by Miguel Quezada
As a kid, I failed in many little things. Basketball, because I had no coordination. Or when I tried to ride my bicycle over a motorcycle ramp and fell and broke my wrist. Or when in the seventh grade I asked Destiny to be my girlfriend, but she said, “Nooooo!”
When I was young, I didn’t believe I was my failures. All they amounted to were failures. They didn’t get in my way. I kept falling, but picking myself up and trying and trying and trying.
As I grew up, I seemed to fail a lot more. It seemed I couldn’t do anything without failing. When I failed, people would tell me that I was a failure. I knew I wasn’t but I began to think: “hey, they might be right.” I began to doubt myself. When it came to trying new things, I instead skipped out, because I was afraid to fail. I gave up on playing soccer and science class. I stopped trying and trying and trying.
Soon people no longer had to tell me I was a failure. My self-esteem suffered, but I didn’t want to admit it. I covered it up by acting tough and told myself I didn’t care what people thought. My belief that I was a failure made me see myself as a loser.
Without knowing it, I became very frustrated with myself. I did not see myself in a positive way. It made me depressed. I became very impatient and angry with myself and other people. Without knowing it, in my failure I began to do negative things. For example: when I got in some fights and won, I felt better because people would say I was a good fighter. I didn’t like to, but it was easy to do. Fighting did not change that I saw myself as a loser. If anything, I felt worse. I didn’t care about myself, and I covered up the pain by doing drugs, drinking and partying.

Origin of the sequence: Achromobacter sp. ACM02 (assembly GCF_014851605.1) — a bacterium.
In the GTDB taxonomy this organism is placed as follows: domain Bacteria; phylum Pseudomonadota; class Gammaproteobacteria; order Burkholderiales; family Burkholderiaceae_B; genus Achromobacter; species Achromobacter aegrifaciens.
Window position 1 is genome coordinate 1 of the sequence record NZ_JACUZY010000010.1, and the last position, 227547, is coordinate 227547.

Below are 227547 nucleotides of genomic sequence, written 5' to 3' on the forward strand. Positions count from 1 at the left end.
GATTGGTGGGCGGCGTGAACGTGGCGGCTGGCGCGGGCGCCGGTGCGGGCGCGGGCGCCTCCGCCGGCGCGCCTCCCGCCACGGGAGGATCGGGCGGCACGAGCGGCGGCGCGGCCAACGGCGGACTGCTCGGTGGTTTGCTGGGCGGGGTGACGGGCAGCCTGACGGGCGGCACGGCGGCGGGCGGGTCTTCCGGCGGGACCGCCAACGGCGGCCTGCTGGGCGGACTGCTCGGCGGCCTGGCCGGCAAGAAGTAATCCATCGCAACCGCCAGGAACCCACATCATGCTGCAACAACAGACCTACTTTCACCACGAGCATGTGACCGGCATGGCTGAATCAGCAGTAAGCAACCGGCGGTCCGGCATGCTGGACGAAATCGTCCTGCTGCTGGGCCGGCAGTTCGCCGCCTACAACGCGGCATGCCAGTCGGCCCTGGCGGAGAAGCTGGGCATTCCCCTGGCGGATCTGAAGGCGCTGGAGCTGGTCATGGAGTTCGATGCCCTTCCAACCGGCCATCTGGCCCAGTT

At some point, I lost the ability to recognize the difference between failing at things and being a failure. I believed that I failed because there was something wrong with me. Once I believed that I was a failure, my attitude and how I dealt with life changed. I believed in this so strongly that when I did want to change my attitude, how I saw myself, I thought it was too late, so I gave up.
I didn’t care when I was expelled from school. I didn’t care when I went to juvenile hall, and I didn’t care when my parents told me to stay home. I wish I would have cared. If I had cared and learned how to cope with my thinking and belief that I was a failure, I may not have ended up in prison.
We all fail in things, but a failure is not who we are. If you keep falling, pick yourself up and try and try and try again. We are not our failures.